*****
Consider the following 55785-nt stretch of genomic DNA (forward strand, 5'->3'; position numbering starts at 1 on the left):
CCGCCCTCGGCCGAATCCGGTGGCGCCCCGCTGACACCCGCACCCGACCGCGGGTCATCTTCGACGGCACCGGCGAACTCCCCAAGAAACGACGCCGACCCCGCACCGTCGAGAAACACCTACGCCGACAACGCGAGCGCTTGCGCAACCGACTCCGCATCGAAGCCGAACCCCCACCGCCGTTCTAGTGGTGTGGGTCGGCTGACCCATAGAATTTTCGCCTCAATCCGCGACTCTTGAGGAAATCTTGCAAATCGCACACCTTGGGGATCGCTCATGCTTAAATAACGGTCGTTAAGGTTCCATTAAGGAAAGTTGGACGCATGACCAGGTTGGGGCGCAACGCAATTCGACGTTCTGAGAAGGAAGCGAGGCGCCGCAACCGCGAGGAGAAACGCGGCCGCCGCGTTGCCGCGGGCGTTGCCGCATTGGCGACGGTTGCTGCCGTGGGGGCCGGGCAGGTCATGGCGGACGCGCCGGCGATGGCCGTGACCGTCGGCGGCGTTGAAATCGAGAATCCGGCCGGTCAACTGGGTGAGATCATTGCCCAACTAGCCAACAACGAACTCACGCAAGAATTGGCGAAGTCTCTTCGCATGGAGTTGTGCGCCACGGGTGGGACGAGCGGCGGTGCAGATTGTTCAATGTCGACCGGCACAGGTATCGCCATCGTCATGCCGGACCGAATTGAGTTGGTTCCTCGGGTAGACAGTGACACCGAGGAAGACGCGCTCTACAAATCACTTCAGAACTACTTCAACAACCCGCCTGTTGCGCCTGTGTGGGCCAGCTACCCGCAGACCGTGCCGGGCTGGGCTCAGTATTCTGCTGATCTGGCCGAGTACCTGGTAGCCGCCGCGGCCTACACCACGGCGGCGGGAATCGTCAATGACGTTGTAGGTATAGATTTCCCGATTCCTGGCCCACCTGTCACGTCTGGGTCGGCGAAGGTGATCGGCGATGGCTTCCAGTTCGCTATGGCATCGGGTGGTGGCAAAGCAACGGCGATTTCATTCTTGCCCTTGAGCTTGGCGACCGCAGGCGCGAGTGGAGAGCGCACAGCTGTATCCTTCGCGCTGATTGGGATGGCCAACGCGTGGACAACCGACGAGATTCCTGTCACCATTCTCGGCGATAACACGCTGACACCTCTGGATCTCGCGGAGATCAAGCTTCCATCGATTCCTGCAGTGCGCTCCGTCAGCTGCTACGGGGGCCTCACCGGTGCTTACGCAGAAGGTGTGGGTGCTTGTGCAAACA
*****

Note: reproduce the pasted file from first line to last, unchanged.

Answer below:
Consider the following 55785-nt stretch of genomic DNA (forward strand, 5'->3'; position numbering starts at 1 on the left):
CCGCCCTCGGCCGAATCCGGTGGCGCCCCGCTGACACCCGCACCCGACCGCGGGTCATCTTCGACGGCACCGGCGAACTCCCCAAGAAACGACGCCGACCCCGCACCGTCGAGAAACACCTACGCCGACAACGCGAGCGCTTGCGCAACCGACTCCGCATCGAAGCCGAACCCCCACCGCCGTTCTAGTGGTGTGGGTCGGCTGACCCATAGAATTTTCGCCTCAATCCGCGACTCTTGAGGAAATCTTGCAAATCGCACACCTTGGGGATCGCTCATGCTTAAATAACGGTCGTTAAGGTTCCATTAAGGAAAGTTGGACGCATGACCAGGTTGGGGCGCAACGCAATTCGACGTTCTGAGAAGGAAGCGAGGCGCCGCAACCGCGAGGAGAAACGCGGCCGCCGCGTTGCCGCGGGCGTTGCCGCATTGGCGACGGTTGCTGCCGTGGGGGCCGGGCAGGTCATGGCGGACGCGCCGGCGATGGCCGTGACCGTCGGCGGCGTTGAAATCGAGAATCCGGCCGGTCAACTGGGTGAGATCATTGCCCAACTAGCCAACAACGAACTCACGCAAGAATTGGCGAAGTCTCTTCGCATGGAGTTGTGCGCCACGGGTGGGACGAGCGGCGGTGCAGATTGTTCAATGTCGACCGGCACAGGTATCGCCATCGTCATGCCGGACCGAATTGAGTTGGTTCCTCGGGTAGACAGTGACACCGAGGAAGACGCGCTCTACAAATCACTTCAGAACTACTTCAACAACCCGCCTGTTGCGCCTGTGTGGGCCAGCTACCCGCAGACCGTGCCGGGCTGGGCTCAGTATTCTGCTGATCTGGCCGAGTACCTGGTAGCCGCCGCGGCCTACACCACGGCGGCGGGAATCGTCAATGACGTTGTAGGTATAGATTTCCCGATTCCTGGCCCACCTGTCACGTCTGGGTCGGCGAAGGTGATCGGCGATGGCTTCCAGTTCGCTATGGCATCGGGTGGTGGCAAAGCAACGGCGATTTCATTCTTGCCCTTGAGCTTGGCGACCGCAGGCGCGAGTGGAGAGCGCACAGCTGTATCCTTCGCGCTGATTGGGATGGCCAACGCGTGGACAACCGACGAGATTCCTGTCACCATTCTCGGCGATAACACGCTGACACCTCTGGATCTCGCGGAGATCAAGCTTCCATCGATTCCTGCAGTGCGCTCCGTCAGCTGCTACGGGGGCCTCACCGGTGCTTACGCAGAAGGTGTGGGTGCTTGTGCAAACA